Tenacious and flexible goal pursuit gets older people on the move
Tenacious goal pursuit and flexible goal adjustment have been shown to help maintain psychological well-being despite age related challenges and losses. A recent study demonstrates that tenacity and flexibility are beneficial for out-of-home mobility as well.
Older people who persistently strive for their goals, but at the same time are able to adjust their goals to better correspond to current circumstances, move across a larger life-space than do their less tenacious and flexible peers. Furthermore, tenacious and flexible older persons better perceive their possibilities to participate in outdoor activities. This was observed in a study conducted at the University of Jyväskylä.
“Almost all of us have some personal goals, which guide our behavior and everyday life,” says doctoral student Sini Siltanen. “Older people have goals as well, even though they are not discussed that often.”
Tenacious persons have larger life-space
The study results highlighted the role of tenacity: those who persistently strived for their own goals had larger life-space, even in spite of poor flexibility.
“Our results indicate that persistency and the ability to adjust can function as personal resources for maintaining out-of-home mobility and participation in later life,” Siltanen says. “Moreover, it seems that while flexibility is especially important for maintaining autonomy, tenacity may be what gets older people out the door.”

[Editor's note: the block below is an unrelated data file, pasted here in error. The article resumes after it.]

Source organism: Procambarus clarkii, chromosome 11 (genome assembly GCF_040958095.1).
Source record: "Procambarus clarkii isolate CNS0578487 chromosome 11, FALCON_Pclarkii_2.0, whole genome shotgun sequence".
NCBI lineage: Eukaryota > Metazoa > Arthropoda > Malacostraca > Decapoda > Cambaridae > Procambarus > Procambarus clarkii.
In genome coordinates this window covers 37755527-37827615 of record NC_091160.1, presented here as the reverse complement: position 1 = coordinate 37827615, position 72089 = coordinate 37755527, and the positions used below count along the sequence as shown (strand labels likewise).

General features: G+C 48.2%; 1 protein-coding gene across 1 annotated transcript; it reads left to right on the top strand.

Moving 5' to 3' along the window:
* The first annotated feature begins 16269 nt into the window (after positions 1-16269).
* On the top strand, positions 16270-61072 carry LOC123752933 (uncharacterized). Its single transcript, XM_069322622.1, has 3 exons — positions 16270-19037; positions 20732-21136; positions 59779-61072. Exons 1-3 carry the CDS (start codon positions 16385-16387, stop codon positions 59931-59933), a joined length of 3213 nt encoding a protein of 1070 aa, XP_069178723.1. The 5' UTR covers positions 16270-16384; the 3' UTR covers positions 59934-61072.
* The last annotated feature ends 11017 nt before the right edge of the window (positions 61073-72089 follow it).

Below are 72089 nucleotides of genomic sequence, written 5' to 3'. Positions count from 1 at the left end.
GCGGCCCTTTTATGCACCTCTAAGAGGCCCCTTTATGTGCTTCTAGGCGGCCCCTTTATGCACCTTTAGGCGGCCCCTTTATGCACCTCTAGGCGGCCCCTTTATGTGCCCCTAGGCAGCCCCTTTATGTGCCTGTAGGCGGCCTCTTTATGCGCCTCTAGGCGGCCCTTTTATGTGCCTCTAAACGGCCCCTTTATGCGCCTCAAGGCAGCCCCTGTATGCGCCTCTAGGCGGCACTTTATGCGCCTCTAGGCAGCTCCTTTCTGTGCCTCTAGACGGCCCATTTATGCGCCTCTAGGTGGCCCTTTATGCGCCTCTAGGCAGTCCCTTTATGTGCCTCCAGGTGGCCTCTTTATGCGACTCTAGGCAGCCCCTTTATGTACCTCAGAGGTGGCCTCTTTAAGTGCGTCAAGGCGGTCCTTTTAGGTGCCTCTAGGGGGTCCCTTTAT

The results remained consistent even when differences in older persons’ physical and cognitive abilities were taken into account. The challenges related to an individual’s own living environment and housing did not affect the results either.
“Getting out of the house and going outside increases their opportunities for physical activity, independency, and participation in valued activities,” Siltanen points out. “That means maintaining one’s life-space and autonomy in outdoor mobility in old age is essential for retaining quality of life.”
In total, 186 persons between the ages of 79 and 93 living in the Jyväskylä area in Central Finland participated in the study. The study was conducted at the Faculty of Sport and Health Sciences and in the Gerontology Research Center (GEREC). GEREC is a joint effort between the University of Jyväskylä and the University of Tampere. The study was funded by the Academy of Finland, Finnish Ministry of Education and Culture, and the European Research Council.
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